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Lesson Plan

Thermohaline Circulation

In this lesson developed by the Arctic Eider Society, students simulate thermohaline circulation – “thermo” for heat and “saline” for salt – on a smaller scale. 

When sea ice forms in the fall, salt is expelled into the water below. This, along with frigid temperatures, changes the density of the water and causes it to sink. The movement of this water, which sometimes sinks all the way to the ocean floor, only happens where ocean water is really cold, like in the Arctic Ocean. This mechanism is an important part of what drives global ocean circulation. 

1. Thermohaline Circulation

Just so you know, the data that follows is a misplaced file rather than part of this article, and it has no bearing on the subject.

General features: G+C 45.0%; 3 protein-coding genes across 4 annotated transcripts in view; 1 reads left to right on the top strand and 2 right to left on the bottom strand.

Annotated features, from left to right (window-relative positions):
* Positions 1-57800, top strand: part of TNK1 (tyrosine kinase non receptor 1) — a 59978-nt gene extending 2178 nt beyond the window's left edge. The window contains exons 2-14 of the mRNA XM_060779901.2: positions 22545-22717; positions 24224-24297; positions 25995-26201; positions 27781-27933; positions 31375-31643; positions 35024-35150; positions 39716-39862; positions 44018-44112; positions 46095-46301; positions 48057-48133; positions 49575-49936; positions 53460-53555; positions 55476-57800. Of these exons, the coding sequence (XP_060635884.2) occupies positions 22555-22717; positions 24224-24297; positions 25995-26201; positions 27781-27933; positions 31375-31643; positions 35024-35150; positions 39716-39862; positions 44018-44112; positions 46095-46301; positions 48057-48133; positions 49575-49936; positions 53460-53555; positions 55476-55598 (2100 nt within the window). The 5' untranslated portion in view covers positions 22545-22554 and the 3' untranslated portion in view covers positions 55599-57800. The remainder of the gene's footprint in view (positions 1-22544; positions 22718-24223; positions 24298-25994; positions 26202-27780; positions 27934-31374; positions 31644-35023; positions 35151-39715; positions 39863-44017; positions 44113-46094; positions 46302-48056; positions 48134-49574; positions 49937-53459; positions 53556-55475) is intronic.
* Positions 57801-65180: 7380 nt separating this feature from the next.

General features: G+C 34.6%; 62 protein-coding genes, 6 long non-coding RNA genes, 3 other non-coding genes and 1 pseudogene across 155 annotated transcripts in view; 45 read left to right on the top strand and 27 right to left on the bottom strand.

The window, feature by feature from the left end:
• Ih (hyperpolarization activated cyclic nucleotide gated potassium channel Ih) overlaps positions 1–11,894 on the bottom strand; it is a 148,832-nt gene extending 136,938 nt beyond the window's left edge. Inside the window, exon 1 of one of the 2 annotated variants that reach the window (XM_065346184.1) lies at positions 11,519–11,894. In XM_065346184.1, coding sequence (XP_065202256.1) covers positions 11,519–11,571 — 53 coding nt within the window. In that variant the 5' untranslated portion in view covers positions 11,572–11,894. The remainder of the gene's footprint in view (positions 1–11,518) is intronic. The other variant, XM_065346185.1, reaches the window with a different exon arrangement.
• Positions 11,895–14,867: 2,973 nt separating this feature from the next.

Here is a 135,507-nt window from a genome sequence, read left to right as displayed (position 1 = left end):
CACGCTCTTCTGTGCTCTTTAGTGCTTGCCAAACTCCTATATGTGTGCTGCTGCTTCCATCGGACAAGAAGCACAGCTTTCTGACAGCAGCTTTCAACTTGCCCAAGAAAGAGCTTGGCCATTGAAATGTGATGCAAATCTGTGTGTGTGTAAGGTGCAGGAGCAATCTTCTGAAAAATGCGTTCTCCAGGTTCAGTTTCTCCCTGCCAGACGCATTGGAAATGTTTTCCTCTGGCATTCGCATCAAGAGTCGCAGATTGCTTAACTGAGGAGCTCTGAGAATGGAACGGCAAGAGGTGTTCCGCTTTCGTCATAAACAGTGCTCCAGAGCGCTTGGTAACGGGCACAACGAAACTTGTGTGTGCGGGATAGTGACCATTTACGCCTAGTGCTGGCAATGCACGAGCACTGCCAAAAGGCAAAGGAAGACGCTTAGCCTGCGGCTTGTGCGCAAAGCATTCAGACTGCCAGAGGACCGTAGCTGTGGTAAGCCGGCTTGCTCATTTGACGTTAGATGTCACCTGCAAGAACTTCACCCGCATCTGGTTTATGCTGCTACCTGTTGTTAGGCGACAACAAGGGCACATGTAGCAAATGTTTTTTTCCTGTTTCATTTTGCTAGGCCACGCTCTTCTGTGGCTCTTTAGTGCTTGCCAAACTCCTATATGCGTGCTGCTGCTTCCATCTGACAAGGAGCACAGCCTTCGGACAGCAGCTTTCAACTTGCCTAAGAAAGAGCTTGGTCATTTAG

First, students learn about the distinct layers that occur in most ocean basins, separated because of temperature and salinity differences. Looking at the impact of sea ice on salinity, students will learn about the importance of the Arctic Ocean for the exchange between the surface and the deep bottoms of the world’s oceans. 

2. Experiment

In the experiment, students will visualize the effects of salinity and temperature on the density of water, and how density affects the movement of ocean water from the surface to the ocean depths. The student booklet includes a detailed protocol, as well as observation and reflection questions.


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